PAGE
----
In India, Bestseller turns to AI to keep stores relevant
“Prioritizing the right product at the right time is the key to our business"
By Jordan Teicher | 3 minute read | March 20, 2019
The fashion retail business in India, Vineet Gautam said, is unlike any other in the world.
“India is just not a country, it’s like a continent. You have hundreds of cities. You have many states. You have hundreds of religions. You have 500 dialects,” he said. “The taste of consumers changes every few kilometers and that’s the biggest challenge for anyone who is entering the country and trying to understand consumer behavior and understand what consumers want.”
As the CEO and India country head for the Danish retailer Bestseller, Gautam knows that well. In India, he said, you simply can’t run a successful business without a plan to take the country’s diversity into full account.
“I think people who will win in India’s fashion industry are people who will be able to understand what the consumer wants and be able to tailor-make their collections or their assortments and be able to fulfill consumer demand,” he said.
To a certain extent, Gautam said, fashion is all about gut. But gut only goes so far. Today, as a result, retailers are facing a crisis of unsold inventory. Tons of clothing ends up in landfills every year. And tons more ends up on a discount rack.
“Prioritizing the right product at the right time is the key to our business,” he said.
With the right technology, Gautam said, key decision-makers in India’s retail world could enhance their intuition and help them forecast better in order to deliver what consumers want in each store.
“We can look at Excel numbers, we can look at mega trends, but we are not able to analyze every aspect of a product and compare it to others. Human memory is limited,” he said.
Bestseller saw an opportunity to expand its capabilities when company leaders recently visited IBM labs in Bangalore and experienced the power of Watson firsthand. Gautam and other Bestseller leaders provided Watson some data about some of its products, and Watson came back with deep analysis about how they might perform in stores.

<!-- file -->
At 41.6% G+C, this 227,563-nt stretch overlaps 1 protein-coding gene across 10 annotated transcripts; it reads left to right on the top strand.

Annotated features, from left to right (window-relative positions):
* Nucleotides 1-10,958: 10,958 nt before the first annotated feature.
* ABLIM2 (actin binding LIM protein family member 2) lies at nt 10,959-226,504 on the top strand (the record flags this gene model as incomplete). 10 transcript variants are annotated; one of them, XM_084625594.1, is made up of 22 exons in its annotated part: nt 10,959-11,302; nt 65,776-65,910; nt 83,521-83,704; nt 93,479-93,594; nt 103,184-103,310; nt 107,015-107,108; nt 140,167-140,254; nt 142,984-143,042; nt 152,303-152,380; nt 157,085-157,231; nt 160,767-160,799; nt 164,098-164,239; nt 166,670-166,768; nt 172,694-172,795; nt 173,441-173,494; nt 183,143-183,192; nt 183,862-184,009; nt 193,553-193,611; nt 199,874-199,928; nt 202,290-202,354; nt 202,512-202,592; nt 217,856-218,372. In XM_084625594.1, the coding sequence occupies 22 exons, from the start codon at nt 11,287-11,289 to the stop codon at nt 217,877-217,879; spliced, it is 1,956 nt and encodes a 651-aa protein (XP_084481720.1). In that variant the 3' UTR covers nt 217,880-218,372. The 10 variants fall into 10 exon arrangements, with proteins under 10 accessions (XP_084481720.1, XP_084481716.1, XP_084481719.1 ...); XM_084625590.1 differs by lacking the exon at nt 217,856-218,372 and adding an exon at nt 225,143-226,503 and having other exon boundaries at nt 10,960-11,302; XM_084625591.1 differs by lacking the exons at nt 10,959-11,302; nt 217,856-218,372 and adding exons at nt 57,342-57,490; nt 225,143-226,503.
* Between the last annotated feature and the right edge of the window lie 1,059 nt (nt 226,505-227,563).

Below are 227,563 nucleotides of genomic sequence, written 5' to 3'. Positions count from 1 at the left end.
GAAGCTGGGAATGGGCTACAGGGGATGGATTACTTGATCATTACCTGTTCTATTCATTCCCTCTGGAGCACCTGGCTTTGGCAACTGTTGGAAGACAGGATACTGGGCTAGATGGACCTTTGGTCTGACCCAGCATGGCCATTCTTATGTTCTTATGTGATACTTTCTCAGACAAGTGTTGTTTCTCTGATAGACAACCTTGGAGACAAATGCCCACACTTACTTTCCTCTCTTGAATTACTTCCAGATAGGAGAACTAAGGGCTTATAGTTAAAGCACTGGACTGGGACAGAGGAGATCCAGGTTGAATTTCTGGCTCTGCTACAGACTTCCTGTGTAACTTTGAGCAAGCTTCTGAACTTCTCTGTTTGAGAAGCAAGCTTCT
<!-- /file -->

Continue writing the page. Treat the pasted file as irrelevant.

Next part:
“I think that was our tipping point,” he said “We said ‘Watson is going to be our engine to deliver what we require in our business.’”
Today, Gautam said, Bestseller is embarking on a journey to become a fully AI-driven enterprise. In the near future, Bestseller plans to use AI to determine the right assortment plan for each store, predict the next best product to incorporate into its mix, and improve the efficiency of its supply chain. The end result, Gautam said, will be happier customers in stores, and a reduction in the amount of inventory that goes unsold.
“The consumer promise is to have right product at the right time, but the business promise is how to improve the efficiency of the product. We want to fulfill both promises,” he said.
Today, Gautaum said, 85 percent of Bestseller sales are retail and 15 percent are online. While the share of online sales will likely continue to grow, stores will remain a crucial part of Bestsellers’ business. That sentiment is echoed across the retail industry. According to a report from RSR and IBM, 63 percent of retailers whose sales are outperforming their competitors’ say stores will be an important part of how consumers shop their brand three years from now. Fifty-five percent of those retailers plan to open new stores in new markets.
If stores are going to drive business for Bestseller in India and beyond, Gautaum said, they need to continuously evolve. Leaders, as a result, need to keep evolving too.
“I think the biggest mistake retailers are making in India are still taking the customer for granted,” he said. “They are not changing as fast as the consumer need is changing. They still believe their business model, which was yesterday, will survive tomorrow, but consumers are changing faster than we think. I think that’s where the challenge remains.”